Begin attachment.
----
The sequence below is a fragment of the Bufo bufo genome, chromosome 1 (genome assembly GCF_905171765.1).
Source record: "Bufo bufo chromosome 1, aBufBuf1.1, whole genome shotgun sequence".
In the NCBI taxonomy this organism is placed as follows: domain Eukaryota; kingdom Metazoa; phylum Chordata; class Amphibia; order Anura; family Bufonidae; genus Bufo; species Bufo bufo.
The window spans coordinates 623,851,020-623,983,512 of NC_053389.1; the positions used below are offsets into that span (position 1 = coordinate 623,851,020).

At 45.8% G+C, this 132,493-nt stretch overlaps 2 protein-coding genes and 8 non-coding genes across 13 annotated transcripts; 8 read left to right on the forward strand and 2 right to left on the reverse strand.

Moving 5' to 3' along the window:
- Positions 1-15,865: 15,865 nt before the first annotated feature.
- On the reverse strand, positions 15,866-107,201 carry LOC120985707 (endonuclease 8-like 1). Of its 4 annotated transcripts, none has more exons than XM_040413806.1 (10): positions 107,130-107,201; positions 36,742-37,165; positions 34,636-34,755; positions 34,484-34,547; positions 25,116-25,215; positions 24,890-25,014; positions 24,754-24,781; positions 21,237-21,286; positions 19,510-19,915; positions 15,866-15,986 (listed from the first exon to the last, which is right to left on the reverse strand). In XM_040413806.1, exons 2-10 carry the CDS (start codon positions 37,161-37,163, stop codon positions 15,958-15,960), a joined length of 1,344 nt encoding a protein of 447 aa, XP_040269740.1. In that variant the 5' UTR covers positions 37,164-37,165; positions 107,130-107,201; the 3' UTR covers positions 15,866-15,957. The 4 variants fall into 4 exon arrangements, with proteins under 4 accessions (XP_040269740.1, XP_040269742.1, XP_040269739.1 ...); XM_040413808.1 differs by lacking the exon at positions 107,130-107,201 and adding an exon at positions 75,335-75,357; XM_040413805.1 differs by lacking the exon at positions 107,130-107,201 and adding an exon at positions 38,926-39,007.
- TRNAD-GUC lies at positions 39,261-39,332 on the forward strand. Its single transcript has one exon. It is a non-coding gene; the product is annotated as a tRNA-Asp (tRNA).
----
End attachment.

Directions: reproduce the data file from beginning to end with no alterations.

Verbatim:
The sequence below is a fragment of the Bufo bufo genome, chromosome 1 (genome assembly GCF_905171765.1).
Source record: "Bufo bufo chromosome 1, aBufBuf1.1, whole genome shotgun sequence".
In the NCBI taxonomy this organism is placed as follows: domain Eukaryota; kingdom Metazoa; phylum Chordata; class Amphibia; order Anura; family Bufonidae; genus Bufo; species Bufo bufo.
The window spans coordinates 623,851,020-623,983,512 of NC_053389.1; the positions used below are offsets into that span (position 1 = coordinate 623,851,020).

At 45.8% G+C, this 132,493-nt stretch overlaps 2 protein-coding genes and 8 non-coding genes across 13 annotated transcripts; 8 read left to right on the forward strand and 2 right to left on the reverse strand.

Moving 5' to 3' along the window:
- Positions 1-15,865: 15,865 nt before the first annotated feature.
- On the reverse strand, positions 15,866-107,201 carry LOC120985707 (endonuclease 8-like 1). Of its 4 annotated transcripts, none has more exons than XM_040413806.1 (10): positions 107,130-107,201; positions 36,742-37,165; positions 34,636-34,755; positions 34,484-34,547; positions 25,116-25,215; positions 24,890-25,014; positions 24,754-24,781; positions 21,237-21,286; positions 19,510-19,915; positions 15,866-15,986 (listed from the first exon to the last, which is right to left on the reverse strand). In XM_040413806.1, exons 2-10 carry the CDS (start codon positions 37,161-37,163, stop codon positions 15,958-15,960), a joined length of 1,344 nt encoding a protein of 447 aa, XP_040269740.1. In that variant the 5' UTR covers positions 37,164-37,165; positions 107,130-107,201; the 3' UTR covers positions 15,866-15,957. The 4 variants fall into 4 exon arrangements, with proteins under 4 accessions (XP_040269740.1, XP_040269742.1, XP_040269739.1 ...); XM_040413808.1 differs by lacking the exon at positions 107,130-107,201 and adding an exon at positions 75,335-75,357; XM_040413805.1 differs by lacking the exon at positions 107,130-107,201 and adding an exon at positions 38,926-39,007.
- TRNAD-GUC lies at positions 39,261-39,332 on the forward strand. Its single transcript has one exon. It is a non-coding gene; the product is annotated as a tRNA-Asp (tRNA).